24 killed in string of attacks in Afghanistan
Roadside bombings and insurgent attacks killed 24 people in Afghanistan on Tuesday, including 13 police officers, officials said.
Nine of the officers were killed in a two-pronged attack by Taliban insurgents in southern Kandahar province just before dawn in Shorabak district, said provincial police chief Sayed Agha Saqib.
Insurgents first attacked a police checkpoint, killing five officers. Then they bombed two vehicles shuttling in police reinforcements to respond to the attack, Saqib said. Four officers were killed, and three wounded by the bombs.
Another roadside bomb in Logar province, south of Kabul, killed four police, said deputy police chief Abdul Majid Latifi.
Militants regularly target the country's fledgling police force, which is seen as weaker than the better-trained and equipped Afghan army. At least 72 police officers were killed in insurgent ambushes and bombings in April alone.
The high death toll comes despite the fact that the U.S. has spent some $4 billion US to train and equip the police in the last three years.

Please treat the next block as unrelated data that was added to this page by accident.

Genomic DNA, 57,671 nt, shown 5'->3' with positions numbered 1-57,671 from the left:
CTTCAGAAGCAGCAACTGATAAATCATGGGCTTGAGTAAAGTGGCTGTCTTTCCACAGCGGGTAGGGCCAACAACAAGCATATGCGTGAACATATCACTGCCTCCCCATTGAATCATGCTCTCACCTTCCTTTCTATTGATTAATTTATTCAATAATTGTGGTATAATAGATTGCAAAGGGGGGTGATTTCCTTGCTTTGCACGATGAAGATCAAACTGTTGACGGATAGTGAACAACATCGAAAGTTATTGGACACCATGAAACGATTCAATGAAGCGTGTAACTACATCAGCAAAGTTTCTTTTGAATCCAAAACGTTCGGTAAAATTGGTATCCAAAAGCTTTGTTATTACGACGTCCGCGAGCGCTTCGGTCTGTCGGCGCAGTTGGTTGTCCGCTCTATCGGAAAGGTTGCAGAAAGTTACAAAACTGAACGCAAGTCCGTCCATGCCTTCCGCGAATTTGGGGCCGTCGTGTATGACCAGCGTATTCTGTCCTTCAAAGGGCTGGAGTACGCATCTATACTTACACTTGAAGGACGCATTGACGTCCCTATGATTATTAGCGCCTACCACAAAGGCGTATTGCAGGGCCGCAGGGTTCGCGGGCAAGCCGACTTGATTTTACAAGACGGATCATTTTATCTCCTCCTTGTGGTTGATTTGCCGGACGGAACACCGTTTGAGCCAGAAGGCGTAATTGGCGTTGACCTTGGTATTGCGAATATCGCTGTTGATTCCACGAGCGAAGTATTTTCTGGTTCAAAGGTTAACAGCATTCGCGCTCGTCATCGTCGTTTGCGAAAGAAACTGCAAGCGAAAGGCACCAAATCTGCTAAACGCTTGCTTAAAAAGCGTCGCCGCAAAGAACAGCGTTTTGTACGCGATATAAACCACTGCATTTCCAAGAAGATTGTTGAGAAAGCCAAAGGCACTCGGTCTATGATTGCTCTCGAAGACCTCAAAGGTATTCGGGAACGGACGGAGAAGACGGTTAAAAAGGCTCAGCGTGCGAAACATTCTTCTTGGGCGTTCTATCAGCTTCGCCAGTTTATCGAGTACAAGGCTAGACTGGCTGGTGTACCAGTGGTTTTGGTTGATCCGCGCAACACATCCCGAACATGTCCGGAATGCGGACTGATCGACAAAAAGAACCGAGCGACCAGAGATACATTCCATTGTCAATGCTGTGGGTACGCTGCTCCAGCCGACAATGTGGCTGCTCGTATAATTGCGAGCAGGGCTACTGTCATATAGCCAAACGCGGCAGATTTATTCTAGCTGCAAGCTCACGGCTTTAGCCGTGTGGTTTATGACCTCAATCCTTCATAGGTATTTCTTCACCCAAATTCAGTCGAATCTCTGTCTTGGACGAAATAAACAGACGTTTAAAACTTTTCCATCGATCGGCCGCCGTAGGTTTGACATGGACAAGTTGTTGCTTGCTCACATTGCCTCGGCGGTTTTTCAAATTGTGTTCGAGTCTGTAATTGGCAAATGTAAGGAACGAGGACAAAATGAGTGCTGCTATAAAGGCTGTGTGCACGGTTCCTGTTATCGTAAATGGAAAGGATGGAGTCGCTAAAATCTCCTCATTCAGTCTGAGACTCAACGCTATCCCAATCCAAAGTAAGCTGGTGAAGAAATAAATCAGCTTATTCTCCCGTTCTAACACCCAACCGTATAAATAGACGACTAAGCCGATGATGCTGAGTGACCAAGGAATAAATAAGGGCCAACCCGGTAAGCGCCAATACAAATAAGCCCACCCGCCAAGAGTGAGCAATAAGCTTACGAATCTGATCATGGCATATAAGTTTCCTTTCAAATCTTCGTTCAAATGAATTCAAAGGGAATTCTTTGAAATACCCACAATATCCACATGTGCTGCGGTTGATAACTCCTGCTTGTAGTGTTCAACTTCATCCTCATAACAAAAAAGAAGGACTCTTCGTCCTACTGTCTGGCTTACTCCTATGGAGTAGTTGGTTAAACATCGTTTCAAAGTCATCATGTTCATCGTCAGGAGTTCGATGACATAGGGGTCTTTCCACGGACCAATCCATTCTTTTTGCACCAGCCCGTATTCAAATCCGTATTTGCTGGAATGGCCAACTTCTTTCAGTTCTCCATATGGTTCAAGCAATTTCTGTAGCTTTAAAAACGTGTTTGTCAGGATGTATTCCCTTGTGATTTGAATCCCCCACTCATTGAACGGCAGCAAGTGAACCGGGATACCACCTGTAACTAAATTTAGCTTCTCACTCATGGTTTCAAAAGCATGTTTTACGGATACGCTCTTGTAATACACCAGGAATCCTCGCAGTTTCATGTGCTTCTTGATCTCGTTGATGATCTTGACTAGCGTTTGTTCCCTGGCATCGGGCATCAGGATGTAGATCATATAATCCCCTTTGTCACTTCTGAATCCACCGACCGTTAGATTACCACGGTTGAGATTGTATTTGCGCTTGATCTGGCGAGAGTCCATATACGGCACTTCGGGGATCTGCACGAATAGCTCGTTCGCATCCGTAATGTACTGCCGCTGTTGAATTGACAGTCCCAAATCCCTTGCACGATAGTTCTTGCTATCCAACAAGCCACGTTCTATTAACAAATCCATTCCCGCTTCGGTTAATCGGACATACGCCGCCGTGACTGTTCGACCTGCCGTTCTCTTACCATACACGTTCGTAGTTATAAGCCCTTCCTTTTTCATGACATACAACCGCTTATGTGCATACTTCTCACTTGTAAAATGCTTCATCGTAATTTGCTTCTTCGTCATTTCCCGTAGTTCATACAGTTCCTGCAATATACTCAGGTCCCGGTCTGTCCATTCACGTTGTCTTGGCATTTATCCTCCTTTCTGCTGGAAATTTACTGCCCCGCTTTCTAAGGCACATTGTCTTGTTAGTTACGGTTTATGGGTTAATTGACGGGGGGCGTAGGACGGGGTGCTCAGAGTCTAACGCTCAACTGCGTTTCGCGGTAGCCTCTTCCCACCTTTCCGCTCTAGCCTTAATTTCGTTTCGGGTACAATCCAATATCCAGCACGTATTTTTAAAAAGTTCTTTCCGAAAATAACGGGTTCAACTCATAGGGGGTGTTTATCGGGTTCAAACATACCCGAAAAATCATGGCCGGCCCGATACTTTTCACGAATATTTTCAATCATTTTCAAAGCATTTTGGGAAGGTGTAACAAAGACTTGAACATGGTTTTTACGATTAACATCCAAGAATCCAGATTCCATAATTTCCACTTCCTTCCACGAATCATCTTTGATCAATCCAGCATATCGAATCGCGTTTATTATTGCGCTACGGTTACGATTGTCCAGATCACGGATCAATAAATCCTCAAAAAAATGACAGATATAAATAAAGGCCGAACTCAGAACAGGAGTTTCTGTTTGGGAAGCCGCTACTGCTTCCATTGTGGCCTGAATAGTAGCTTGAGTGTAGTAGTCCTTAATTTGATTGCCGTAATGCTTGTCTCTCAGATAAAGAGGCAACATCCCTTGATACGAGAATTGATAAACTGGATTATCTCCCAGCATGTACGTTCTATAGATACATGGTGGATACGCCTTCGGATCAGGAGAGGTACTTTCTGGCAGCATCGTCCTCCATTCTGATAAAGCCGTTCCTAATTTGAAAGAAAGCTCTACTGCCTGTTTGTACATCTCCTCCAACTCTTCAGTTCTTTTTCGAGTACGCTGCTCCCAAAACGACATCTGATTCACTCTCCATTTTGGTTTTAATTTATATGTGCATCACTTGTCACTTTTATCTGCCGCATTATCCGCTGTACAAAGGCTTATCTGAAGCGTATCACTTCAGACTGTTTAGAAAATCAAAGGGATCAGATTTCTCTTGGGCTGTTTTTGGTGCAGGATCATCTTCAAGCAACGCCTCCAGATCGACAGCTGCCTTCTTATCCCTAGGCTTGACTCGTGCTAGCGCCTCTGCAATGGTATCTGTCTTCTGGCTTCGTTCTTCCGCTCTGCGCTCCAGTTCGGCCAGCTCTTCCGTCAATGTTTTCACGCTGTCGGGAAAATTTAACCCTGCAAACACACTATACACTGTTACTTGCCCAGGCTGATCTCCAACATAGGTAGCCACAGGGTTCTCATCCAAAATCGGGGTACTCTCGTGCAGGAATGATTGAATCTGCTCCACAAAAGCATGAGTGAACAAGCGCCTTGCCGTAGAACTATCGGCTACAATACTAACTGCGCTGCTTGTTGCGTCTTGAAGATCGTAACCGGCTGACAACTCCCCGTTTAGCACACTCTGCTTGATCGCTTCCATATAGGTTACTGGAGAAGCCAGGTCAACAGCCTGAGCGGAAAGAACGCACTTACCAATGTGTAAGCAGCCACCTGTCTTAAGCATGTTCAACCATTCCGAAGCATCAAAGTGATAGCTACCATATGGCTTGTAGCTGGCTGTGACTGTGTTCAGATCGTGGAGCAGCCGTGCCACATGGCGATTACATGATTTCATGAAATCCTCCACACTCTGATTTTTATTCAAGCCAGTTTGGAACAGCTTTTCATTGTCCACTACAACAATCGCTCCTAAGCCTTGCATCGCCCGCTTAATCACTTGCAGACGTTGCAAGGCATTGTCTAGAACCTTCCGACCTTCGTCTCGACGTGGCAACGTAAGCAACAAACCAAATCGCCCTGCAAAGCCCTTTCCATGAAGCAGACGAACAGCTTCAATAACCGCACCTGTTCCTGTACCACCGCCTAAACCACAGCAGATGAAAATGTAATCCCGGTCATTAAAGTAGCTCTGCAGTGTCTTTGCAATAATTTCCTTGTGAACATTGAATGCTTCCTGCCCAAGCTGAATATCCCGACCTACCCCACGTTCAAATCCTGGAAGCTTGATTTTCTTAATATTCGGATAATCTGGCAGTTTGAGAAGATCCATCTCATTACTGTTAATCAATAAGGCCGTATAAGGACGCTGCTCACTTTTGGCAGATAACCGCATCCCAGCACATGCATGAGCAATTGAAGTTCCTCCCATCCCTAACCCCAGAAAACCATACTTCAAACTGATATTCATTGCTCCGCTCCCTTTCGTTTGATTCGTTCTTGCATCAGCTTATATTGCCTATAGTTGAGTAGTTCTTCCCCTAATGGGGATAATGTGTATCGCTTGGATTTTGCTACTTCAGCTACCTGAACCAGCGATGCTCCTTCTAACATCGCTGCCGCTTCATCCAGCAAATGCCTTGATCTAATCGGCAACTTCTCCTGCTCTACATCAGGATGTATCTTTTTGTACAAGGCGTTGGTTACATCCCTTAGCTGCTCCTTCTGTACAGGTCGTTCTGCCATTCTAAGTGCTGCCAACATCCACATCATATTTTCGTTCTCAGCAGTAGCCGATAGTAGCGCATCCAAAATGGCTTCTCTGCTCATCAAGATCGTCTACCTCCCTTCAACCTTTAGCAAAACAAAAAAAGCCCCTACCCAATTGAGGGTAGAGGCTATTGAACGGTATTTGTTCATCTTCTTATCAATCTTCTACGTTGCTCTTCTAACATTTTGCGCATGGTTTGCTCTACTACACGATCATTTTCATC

Children killed as attacker rigs bomb
Elsewhere in Kandahar, a Taliban insurgent was planting a mine under a bridge in Daman district when it prematurely exploded, killing the insurgent and three children who were playing nearby, Saqib said.
In western Farah province, a bus hit a roadside bomb Tuesday, killing eight civilians and wounding another, said Farah deputy governor Younus Rasuli. All the casualties were men.
The western Afghan provinces, which border Iran, are frequently hit by insurgent attacks. Militants usually target military and police convoys, but civilians are often killed as well.
More than 1,200 people — mostly militants — have died in insurgency-related violence so far this year, according to a count by the Associated Press.